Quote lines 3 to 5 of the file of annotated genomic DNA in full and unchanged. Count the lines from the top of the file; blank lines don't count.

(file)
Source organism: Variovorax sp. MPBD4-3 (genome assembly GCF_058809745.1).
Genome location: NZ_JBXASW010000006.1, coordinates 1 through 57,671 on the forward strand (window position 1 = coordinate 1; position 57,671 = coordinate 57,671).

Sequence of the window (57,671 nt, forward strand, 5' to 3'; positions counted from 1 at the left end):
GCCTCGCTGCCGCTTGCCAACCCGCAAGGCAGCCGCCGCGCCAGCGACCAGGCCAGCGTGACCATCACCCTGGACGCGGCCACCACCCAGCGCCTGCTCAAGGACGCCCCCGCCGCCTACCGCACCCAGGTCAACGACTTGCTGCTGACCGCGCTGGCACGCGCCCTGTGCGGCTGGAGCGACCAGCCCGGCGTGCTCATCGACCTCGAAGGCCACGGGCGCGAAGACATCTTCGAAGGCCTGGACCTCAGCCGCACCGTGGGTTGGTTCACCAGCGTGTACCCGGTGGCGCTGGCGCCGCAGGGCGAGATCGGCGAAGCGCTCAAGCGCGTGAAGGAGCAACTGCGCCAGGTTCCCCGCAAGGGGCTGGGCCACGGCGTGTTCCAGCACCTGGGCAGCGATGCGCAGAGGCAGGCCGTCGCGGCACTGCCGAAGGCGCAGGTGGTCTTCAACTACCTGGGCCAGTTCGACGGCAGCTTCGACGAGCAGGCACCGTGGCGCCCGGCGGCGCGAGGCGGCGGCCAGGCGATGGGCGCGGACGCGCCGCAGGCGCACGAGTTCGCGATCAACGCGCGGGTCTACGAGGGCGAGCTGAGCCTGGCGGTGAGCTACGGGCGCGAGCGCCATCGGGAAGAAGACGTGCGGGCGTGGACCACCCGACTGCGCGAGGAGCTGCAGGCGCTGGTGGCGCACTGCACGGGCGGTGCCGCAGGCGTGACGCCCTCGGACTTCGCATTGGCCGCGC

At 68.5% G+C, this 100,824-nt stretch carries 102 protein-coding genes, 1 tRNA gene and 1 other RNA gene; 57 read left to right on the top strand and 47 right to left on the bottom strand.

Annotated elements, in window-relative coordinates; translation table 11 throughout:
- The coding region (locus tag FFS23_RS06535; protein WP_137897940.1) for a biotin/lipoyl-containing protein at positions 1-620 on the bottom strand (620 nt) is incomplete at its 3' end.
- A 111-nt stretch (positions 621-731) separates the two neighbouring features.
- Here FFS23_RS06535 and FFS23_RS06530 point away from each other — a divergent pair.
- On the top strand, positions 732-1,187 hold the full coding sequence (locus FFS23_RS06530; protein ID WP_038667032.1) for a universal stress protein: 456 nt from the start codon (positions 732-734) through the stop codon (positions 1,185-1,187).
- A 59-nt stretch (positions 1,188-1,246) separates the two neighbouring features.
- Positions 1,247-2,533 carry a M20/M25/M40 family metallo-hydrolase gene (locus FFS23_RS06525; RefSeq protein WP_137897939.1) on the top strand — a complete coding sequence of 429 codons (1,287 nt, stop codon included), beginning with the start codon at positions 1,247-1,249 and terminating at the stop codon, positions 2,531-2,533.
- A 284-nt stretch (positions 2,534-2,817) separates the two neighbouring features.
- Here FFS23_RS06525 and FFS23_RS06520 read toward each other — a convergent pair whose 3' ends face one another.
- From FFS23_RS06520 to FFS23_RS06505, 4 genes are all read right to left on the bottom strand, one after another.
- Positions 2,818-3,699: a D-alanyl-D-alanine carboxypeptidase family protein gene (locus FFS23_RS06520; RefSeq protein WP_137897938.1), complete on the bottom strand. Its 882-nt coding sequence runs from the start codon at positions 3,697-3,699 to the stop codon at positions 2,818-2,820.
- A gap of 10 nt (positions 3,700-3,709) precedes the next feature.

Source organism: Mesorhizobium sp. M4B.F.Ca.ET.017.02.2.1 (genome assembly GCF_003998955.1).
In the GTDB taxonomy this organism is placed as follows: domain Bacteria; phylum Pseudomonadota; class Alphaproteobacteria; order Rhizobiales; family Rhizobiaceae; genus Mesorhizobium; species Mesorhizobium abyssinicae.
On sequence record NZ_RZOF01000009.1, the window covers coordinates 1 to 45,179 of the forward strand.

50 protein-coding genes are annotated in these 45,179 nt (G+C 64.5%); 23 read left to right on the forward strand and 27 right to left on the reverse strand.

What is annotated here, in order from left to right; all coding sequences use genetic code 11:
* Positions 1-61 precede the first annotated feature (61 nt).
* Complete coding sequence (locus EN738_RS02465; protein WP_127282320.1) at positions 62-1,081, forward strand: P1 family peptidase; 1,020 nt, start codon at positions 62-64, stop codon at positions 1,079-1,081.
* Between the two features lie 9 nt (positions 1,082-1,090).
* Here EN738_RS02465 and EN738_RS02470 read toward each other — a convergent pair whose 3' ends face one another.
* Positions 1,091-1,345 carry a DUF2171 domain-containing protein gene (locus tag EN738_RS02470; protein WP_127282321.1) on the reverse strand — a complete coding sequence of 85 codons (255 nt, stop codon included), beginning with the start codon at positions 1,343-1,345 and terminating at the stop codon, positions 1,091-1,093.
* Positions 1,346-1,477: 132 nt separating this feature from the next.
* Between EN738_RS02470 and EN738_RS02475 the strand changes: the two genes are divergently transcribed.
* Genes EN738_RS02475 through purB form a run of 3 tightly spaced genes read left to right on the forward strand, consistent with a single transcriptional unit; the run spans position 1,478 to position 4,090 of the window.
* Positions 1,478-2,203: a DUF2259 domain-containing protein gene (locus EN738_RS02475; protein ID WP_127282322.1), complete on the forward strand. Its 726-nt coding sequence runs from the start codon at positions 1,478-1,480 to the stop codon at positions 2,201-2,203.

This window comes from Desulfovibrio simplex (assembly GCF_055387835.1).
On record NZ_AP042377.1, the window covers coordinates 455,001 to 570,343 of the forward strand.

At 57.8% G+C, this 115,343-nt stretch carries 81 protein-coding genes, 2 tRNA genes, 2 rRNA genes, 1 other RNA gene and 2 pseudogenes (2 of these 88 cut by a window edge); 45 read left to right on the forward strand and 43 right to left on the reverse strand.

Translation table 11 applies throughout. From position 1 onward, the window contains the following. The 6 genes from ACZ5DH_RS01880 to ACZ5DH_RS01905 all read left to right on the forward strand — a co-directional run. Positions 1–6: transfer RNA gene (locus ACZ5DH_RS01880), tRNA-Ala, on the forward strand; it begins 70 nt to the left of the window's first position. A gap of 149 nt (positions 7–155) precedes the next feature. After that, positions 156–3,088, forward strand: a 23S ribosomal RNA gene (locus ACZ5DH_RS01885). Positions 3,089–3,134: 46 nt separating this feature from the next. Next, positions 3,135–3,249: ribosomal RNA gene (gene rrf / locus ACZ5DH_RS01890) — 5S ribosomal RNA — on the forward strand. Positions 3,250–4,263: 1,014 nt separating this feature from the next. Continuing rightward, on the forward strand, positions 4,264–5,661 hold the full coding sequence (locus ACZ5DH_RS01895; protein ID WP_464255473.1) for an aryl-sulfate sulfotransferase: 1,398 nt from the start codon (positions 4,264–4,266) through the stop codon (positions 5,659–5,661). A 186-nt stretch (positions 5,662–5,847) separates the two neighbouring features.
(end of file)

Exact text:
Sequence of the window (57,671 nt, forward strand, 5' to 3'; positions counted from 1 at the left end):
GCCTCGCTGCCGCTTGCCAACCCGCAAGGCAGCCGCCGCGCCAGCGACCAGGCCAGCGTGACCATCACCCTGGACGCGGCCACCACCCAGCGCCTGCTCAAGGACGCCCCCGCCGCCTACCGCACCCAGGTCAACGACTTGCTGCTGACCGCGCTGGCACGCGCCCTGTGCGGCTGGAGCGACCAGCCCGGCGTGCTCATCGACCTCGAAGGCCACGGGCGCGAAGACATCTTCGAAGGCCTGGACCTCAGCCGCACCGTGGGTTGGTTCACCAGCGTGTACCCGGTGGCGCTGGCGCCGCAGGGCGAGATCGGCGAAGCGCTCAAGCGCGTGAAGGAGCAACTGCGCCAGGTTCCCCGCAAGGGGCTGGGCCACGGCGTGTTCCAGCACCTGGGCAGCGATGCGCAGAGGCAGGCCGTCGCGGCACTGCCGAAGGCGCAGGTGGTCTTCAACTACCTGGGCCAGTTCGACGGCAGCTTCGACGAGCAGGCACCGTGGCGCCCGGCGGCGCGAGGCGGCGGCCAGGCGATGGGCGCGGACGCGCCGCAGGCGCACGAGTTCGCGATCAACGCGCGGGTCTACGAGGGCGAGCTGAGCCTGGCGGTGAGCTACGGGCGCGAGCGCCATCGGGAAGAAGACGTGCGGGCGTGGACCACCCGACTGCGCGAGGAGCTGCAGGCGCTGGTGGCGCACTGCACGGGCGGTGCCGCAGGCGTGACGCCCTCGGACTTCGCATTGGCCGCGC

At 68.5% G+C, this 100,824-nt stretch carries 102 protein-coding genes, 1 tRNA gene and 1 other RNA gene; 57 read left to right on the top strand and 47 right to left on the bottom strand.